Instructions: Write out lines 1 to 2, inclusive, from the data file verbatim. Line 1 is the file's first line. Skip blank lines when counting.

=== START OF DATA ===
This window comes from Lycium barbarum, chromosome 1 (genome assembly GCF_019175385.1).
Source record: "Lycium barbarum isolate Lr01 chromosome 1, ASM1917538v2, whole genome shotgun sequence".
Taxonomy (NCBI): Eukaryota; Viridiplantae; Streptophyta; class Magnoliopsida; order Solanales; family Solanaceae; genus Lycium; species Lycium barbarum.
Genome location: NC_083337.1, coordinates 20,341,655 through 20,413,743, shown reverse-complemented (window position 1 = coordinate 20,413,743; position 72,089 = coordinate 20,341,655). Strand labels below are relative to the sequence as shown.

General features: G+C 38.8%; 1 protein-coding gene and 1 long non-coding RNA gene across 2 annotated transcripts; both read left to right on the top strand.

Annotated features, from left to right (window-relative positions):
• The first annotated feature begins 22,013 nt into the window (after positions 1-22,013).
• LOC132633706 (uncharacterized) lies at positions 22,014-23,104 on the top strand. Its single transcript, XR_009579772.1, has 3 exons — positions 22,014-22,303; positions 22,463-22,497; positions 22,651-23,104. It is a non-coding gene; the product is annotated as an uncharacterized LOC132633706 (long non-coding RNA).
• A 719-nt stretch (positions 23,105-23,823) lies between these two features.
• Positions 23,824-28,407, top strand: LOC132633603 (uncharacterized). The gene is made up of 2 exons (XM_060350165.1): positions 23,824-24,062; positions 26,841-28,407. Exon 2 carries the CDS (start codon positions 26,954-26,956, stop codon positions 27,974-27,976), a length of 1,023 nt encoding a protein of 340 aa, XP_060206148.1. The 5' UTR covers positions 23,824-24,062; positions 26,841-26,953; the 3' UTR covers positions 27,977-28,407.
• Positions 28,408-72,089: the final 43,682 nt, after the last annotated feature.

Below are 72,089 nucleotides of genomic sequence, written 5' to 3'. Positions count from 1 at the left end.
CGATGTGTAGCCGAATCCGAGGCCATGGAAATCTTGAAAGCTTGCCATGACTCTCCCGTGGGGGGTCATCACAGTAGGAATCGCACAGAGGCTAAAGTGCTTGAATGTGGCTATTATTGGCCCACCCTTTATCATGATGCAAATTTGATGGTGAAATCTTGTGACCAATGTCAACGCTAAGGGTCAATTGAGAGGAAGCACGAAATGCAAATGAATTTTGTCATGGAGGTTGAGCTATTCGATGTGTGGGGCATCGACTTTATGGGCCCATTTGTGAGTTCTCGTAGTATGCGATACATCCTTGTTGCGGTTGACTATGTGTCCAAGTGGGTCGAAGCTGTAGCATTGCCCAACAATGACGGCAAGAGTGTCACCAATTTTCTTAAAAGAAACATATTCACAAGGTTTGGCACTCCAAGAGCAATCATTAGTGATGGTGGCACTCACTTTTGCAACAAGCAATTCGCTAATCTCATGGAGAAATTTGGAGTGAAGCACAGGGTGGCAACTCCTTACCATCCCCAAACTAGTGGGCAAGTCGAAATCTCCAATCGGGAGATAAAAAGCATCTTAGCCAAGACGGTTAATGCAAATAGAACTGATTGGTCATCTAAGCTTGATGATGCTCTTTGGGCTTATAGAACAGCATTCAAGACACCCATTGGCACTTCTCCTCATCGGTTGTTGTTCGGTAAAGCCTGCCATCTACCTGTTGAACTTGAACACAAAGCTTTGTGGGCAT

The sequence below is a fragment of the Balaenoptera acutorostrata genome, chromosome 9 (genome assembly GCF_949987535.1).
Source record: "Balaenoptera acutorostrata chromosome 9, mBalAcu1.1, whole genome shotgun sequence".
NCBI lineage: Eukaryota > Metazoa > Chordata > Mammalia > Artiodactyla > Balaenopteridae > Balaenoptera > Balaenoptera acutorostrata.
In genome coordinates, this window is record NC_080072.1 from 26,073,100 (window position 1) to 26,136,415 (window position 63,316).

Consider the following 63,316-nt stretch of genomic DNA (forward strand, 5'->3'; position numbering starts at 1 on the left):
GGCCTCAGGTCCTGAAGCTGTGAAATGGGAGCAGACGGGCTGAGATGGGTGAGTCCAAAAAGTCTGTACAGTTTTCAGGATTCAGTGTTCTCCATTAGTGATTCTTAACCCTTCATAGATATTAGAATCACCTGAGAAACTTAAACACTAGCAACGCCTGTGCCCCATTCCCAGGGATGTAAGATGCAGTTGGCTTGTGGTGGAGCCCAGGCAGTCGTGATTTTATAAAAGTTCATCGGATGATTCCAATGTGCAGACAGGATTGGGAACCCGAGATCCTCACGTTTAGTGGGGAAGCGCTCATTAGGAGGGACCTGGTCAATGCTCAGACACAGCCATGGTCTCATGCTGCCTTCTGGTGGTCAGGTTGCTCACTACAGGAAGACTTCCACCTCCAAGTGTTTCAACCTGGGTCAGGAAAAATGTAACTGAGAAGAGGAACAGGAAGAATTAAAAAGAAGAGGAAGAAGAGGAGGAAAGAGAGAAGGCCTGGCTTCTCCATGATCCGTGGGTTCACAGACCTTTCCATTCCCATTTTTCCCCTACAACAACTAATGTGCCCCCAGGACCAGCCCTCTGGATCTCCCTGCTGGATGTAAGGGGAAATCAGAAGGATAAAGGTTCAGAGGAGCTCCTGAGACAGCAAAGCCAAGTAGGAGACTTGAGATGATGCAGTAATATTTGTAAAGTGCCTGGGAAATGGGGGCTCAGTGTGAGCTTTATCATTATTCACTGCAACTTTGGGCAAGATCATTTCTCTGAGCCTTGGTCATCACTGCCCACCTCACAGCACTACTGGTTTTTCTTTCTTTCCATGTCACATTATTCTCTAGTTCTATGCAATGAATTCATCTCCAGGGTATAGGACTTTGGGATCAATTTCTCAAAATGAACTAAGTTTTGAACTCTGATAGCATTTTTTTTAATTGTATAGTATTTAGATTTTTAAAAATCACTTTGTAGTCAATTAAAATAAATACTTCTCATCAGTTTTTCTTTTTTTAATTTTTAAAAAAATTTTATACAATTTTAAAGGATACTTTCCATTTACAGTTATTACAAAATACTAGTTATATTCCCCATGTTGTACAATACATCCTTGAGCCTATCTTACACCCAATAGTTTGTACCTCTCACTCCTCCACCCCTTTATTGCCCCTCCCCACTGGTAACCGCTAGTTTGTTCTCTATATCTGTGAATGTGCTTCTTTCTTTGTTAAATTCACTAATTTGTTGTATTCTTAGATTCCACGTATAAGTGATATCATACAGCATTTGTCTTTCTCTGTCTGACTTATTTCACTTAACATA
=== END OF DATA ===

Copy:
This window comes from Lycium barbarum, chromosome 1 (genome assembly GCF_019175385.1).
Source record: "Lycium barbarum isolate Lr01 chromosome 1, ASM1917538v2, whole genome shotgun sequence".